Thursday, October 12, 2023

Orcas Island Film Festival: Oct 11 - 15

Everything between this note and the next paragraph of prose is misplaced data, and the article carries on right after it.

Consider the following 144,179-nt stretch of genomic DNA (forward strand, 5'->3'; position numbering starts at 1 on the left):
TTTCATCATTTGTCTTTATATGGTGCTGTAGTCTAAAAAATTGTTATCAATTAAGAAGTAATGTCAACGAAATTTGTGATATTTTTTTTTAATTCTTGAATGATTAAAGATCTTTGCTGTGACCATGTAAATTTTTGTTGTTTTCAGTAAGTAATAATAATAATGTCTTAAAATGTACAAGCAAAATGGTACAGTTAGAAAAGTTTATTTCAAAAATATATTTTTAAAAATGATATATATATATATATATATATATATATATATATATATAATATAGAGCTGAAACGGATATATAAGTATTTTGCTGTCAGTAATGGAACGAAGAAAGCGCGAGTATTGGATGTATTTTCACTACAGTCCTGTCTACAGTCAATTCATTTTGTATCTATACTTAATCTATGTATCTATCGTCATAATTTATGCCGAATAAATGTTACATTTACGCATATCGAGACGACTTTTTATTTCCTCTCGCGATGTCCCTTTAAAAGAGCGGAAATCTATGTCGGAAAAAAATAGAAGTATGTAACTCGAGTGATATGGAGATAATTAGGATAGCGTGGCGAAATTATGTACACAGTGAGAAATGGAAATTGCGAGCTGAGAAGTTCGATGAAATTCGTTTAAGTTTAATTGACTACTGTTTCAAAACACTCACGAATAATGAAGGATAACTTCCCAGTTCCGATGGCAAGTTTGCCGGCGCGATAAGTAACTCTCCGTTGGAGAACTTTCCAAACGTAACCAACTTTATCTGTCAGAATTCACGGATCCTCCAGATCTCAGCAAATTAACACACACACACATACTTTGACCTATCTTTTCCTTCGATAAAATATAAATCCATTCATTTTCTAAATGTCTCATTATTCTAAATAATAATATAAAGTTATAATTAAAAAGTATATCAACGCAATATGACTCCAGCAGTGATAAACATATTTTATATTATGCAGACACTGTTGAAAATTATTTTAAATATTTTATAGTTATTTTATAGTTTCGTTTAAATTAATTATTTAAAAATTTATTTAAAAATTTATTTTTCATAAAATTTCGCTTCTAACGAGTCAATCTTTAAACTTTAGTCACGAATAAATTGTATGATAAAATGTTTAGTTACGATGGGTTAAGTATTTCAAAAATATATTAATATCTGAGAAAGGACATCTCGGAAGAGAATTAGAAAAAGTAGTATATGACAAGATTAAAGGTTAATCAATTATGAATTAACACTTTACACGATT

North of Seattle, one of the region's most compelling cinephile events returns to the pastoral setting of the San Juan Islands. As an example of festival programming featuring diverse and qualitative content, the current body of the Seattle International Film Festival could take a page or two from the Orcas Island Film Festival. While running only five days, and featuring less than one tenth of the films on offer during the three weeks of SIFF, the regional micro-festival is an exemplar representation of contemporary programming. In the unlikely setting of the rural beauty of the San Juan islands, chief programmer Carl Spence, has produced a small 35 film program to rival that of its Seattle goliath. One might marvel "How this Remote Spot in Puget Sound Attracts Such High-caliber Fare", yet it is all the work of co-founders,Jared Lovejoy and Donna Laslo, producer Marc Turtletaub, and of course the curatorial work of Spence. This year, the lineup has garnered the attention of the mainstream media and rated one of the 10 Best Film Festivals in the US, and local press have dubbed it as, "Orcas Island Film Festival is Our Cannes". As the Seattle Times states, this "Orcas Island Film Festival: Small Fest, Big Movies" draws largely from this year's Cannes Film Festival, alongside a number of the notable films from this year's Venice, Sundance, and Toronto festivals, and re-presents them in a smaller, more intimate setting. In another standout installment with a remarkable lineup, this year three of the major films from Japan appear in the festival, which include the endearing and soulful goodbye from veteran animation director and head of Studio Ghibli, Hayao Miyazaki. As reported in The Guardian, "Miyazaki’s Last Movie is a Fitting Swan Song", and thanks to Carl Spence, "How Do You Live?", receives a very early west coast screening within the festival.